Bank of Montreal’s Downe Says Female Bank CEOs Are InevitableBy
BMO and peers including women in CEO candidate pools: Downe
Women comprise 28% of big five Canadian banks top c-suite
The head of Bank of Montreal says Canada’s biggest financial institutions are actively grooming women to become chief executive officers, ending centuries of male rule at the country’s top lenders.
“There are five large Canadian banks," CEO Bill Downe said in an interview. “I think it’s inevitable."
Canada’s biggest banks have never had a female CEO, reflecting the broader business landscape where just seven of the 249 companies on the Toronto Stock Exchange’s main index are led by women, data compiled by Bloomberg show. Downe says that may change in the years to come as he and his banking peers put female candidates on the slate.
“There are women who are in development to be candidates to be CEO," Downe said in Bloomberg’s Toronto office Thursday. “There are men who are also being groomed but we’re building depth of bench that has gender balance."
Canadian lenders are better off than other industries for diversity in leadership roles. Women comprise 28 percent of the banks’ executive committees and 32 percent of their boards of directors, according to company websites and Bloomberg data. Many mining, technology and energy firms don’t have a single woman on the board or in an executive role. South of the border, there are about a dozen women CEOs at the more than 3,000 publicly traded lenders. No women command the top role at the 10 largest U.S. banks.
“The last two years have been a substantial mind shift on the part of boards," said Tanya van Biesen, the executive director of Catalyst Canada, an organization that promotes women in the workplace. Downe sits on the Catalyst board. “I’m actually quite an optimist. There’s huge upside still to be seen in this country in terms of things companies can do."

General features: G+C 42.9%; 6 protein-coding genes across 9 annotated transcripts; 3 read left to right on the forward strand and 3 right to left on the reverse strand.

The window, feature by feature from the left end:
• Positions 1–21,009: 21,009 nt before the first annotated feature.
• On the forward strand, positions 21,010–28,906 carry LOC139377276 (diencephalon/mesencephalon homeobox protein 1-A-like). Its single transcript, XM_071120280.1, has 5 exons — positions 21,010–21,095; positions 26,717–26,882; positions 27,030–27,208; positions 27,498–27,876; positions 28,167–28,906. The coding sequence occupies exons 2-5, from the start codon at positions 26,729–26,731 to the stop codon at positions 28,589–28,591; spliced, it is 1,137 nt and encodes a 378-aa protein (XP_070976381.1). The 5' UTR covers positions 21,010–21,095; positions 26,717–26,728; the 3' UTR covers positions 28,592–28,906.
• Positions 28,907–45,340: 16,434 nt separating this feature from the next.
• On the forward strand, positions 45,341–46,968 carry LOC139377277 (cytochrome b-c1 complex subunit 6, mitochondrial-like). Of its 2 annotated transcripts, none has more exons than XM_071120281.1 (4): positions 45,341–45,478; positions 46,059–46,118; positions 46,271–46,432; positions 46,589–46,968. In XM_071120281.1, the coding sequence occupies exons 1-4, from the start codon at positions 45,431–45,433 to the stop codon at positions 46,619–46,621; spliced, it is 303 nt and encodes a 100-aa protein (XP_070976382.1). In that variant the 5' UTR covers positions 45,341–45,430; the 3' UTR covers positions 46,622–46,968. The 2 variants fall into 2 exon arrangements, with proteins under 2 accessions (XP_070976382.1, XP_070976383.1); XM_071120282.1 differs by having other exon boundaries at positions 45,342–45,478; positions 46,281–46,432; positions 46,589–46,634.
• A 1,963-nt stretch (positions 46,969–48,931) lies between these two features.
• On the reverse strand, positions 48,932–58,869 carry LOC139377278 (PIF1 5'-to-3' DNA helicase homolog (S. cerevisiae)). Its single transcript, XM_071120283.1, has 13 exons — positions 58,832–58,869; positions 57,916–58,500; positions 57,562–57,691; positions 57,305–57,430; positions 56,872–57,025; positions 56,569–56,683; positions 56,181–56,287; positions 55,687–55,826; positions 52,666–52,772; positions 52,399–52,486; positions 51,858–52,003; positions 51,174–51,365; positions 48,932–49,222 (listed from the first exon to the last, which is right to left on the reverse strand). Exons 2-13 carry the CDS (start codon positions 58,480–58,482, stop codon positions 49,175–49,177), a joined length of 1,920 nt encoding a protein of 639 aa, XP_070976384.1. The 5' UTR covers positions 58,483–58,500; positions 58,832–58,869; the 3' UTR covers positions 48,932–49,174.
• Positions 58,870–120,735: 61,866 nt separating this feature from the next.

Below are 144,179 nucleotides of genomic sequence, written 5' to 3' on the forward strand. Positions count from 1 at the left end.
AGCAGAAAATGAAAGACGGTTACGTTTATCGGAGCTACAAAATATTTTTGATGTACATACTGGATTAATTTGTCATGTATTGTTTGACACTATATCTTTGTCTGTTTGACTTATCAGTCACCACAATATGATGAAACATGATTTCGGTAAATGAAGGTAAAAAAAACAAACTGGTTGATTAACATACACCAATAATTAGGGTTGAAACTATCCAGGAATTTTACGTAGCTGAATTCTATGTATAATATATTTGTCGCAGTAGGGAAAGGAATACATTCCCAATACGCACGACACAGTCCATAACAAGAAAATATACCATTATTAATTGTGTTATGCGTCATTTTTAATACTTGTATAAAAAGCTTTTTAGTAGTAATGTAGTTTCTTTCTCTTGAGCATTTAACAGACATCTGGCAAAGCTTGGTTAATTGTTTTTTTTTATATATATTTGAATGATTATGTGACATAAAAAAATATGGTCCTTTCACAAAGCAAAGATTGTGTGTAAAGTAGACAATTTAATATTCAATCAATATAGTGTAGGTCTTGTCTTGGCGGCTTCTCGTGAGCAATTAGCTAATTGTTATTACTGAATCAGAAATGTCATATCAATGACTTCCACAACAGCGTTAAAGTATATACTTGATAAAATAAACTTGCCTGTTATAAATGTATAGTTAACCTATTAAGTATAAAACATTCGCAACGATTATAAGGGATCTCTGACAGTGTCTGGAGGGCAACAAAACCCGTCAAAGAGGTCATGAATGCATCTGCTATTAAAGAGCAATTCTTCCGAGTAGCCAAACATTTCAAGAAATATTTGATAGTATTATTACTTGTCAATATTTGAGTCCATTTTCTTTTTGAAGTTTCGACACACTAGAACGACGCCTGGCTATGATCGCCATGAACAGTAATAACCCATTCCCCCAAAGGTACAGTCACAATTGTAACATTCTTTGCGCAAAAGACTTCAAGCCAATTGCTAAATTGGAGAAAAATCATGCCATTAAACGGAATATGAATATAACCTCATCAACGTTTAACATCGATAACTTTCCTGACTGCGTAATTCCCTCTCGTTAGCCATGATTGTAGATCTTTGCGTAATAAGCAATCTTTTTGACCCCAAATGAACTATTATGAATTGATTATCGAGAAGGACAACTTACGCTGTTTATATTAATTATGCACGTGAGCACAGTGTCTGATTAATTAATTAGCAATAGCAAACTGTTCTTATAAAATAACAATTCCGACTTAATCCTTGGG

The Ontario Securities Commission implemented a “comply-or-explain” rule in 2014 that requires firms listed on the Toronto Stock Exchange to highlight the number of female directors and executives, along with targets for increasing diversity. In 2016, representation of women on boards rose only 1 percentage point to 12 percent from the year earlier. The federal government proposed a similar law in September that would affect about 40 percent of publicly listed companies.
“I’m not an advocate of quotas but in the absence of progress, I think that the imminent passage of quotas probably will stimulate action," Downe said. He said he doesn’t support quotas because a woman promoted under that system may be perceived as not qualified. He also said that with engagement, companies will shift with time.
Downe, 64, is currently the longest-serving bank CEO in Canada, with almost a decade on the job at his Toronto-based company. The other four largest banks replaced their CEOS in the last three years, all promoting men to the top post. Among the highest-ranking female executives at the banks are Jennifer Tory, group head of personal and commercial banking at Royal Bank of Canada, and Laura Dottori-Attanasio, chief risk officer at Canadian Imperial Bank of Commerce.
“Do I think it’s likely that there’ll be a woman as a CEO of a bank in the next 10 years? I think the answer is probably yes," said Matt Fullbrook, the manager of the Clarkson Centre for Board Effectiveness at the University of Toronto’s Rotman School of Management. “But do I think that that is going to be a signal of a huge shift overall in the way c-suites and boards are composed in Canada? Not really."
— With assistance by Doug Alexander
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